Antarctica and Greenland lost thousands of gigatons of ice in the last 16 years, according to results from a new NASA mission published Thursday.
Scientists reported that the two land masses have lost 5,000 gigatons of ice in that time period, which is enough to fill Lake Michigan. A gigaton is equal to a billion metric tons.
The data was measured by ICESat-2, a NASA satellite launched in 2018, following a mission from ICESat that gathered data from 2003 to 2009. Using information from both missions, researchers calculated the scale of melting.
The National Oceanic and Atmospheric Administration (NOAA) said last week that Arctic ice reached its second-lowest extent on record in 2019. NOAA also said earlier this month that they are projecting 2020 will be the hottest year on record, surpassing a record set in 2016.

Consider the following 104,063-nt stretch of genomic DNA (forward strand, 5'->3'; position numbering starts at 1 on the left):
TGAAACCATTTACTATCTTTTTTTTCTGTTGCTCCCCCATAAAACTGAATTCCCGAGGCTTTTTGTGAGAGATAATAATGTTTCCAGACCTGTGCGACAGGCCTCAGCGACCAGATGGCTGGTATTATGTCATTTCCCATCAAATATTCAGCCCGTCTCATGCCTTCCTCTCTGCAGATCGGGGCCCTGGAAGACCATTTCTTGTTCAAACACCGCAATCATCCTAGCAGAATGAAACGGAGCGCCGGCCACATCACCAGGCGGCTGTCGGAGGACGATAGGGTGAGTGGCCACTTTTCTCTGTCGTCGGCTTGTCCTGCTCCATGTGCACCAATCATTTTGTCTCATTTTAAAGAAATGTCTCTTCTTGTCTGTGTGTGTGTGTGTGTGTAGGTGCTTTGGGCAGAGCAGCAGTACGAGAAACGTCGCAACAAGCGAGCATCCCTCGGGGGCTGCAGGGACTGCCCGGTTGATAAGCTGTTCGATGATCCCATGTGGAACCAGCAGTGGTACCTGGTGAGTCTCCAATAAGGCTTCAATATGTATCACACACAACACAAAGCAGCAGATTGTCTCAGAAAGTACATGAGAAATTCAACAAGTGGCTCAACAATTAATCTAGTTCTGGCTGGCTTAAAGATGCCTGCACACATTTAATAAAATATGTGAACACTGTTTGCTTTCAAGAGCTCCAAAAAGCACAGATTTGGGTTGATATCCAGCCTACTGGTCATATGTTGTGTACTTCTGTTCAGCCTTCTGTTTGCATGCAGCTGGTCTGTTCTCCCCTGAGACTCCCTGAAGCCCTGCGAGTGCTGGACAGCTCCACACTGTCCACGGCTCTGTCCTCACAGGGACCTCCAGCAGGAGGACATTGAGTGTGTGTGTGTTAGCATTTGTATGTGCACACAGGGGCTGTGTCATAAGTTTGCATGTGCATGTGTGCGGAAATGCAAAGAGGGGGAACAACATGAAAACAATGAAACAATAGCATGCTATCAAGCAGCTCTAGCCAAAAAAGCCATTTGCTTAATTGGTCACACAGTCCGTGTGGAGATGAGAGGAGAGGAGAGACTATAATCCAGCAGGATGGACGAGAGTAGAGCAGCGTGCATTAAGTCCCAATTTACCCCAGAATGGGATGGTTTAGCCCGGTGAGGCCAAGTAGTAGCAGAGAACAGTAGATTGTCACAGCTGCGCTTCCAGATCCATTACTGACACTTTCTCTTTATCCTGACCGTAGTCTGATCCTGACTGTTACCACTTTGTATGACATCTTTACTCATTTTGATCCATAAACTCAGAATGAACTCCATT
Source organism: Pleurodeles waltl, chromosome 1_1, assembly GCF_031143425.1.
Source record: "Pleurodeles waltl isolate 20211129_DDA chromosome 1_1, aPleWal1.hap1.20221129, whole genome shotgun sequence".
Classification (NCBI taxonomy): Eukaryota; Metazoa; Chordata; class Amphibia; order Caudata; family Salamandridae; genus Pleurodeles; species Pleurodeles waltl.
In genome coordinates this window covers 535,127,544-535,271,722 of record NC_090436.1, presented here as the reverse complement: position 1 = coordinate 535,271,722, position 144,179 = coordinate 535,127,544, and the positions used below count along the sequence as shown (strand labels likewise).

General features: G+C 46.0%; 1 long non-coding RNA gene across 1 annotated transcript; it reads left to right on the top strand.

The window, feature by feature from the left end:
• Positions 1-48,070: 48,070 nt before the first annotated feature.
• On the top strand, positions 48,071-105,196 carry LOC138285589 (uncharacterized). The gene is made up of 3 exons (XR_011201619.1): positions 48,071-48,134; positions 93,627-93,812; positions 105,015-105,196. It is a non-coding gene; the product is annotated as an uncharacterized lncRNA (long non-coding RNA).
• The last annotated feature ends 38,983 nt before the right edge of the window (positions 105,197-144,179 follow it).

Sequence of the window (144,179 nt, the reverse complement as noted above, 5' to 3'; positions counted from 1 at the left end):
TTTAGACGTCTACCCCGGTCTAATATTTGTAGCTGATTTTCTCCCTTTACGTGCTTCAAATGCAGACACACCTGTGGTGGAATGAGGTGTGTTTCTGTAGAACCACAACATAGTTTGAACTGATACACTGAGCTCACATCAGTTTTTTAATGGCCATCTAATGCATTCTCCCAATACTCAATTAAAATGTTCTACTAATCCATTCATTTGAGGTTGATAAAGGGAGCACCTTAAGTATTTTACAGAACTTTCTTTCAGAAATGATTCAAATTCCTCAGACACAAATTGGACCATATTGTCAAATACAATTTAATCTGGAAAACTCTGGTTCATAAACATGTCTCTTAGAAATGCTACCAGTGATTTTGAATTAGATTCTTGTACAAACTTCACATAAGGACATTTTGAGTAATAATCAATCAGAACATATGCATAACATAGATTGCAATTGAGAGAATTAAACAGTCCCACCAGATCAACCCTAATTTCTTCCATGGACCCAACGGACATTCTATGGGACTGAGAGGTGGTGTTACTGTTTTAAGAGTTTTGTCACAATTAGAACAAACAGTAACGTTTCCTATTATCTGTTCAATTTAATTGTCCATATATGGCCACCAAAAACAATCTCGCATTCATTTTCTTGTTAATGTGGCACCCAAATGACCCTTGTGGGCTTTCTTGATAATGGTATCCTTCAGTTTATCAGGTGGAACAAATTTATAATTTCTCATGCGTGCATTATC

The loss in Arctic ice is expected to result in rising sea levels globally.
"It will reach us eventually here, even though it's really far away and hard to think about," said Helen Fricker, a glaciologist with the Scripps Institution of Oceanography at the University of California-San Diego told NPR.
"How much ice we are going to lose, and how quickly we are going to lose it, is a really key thing that needs to be understood, so that we can plan."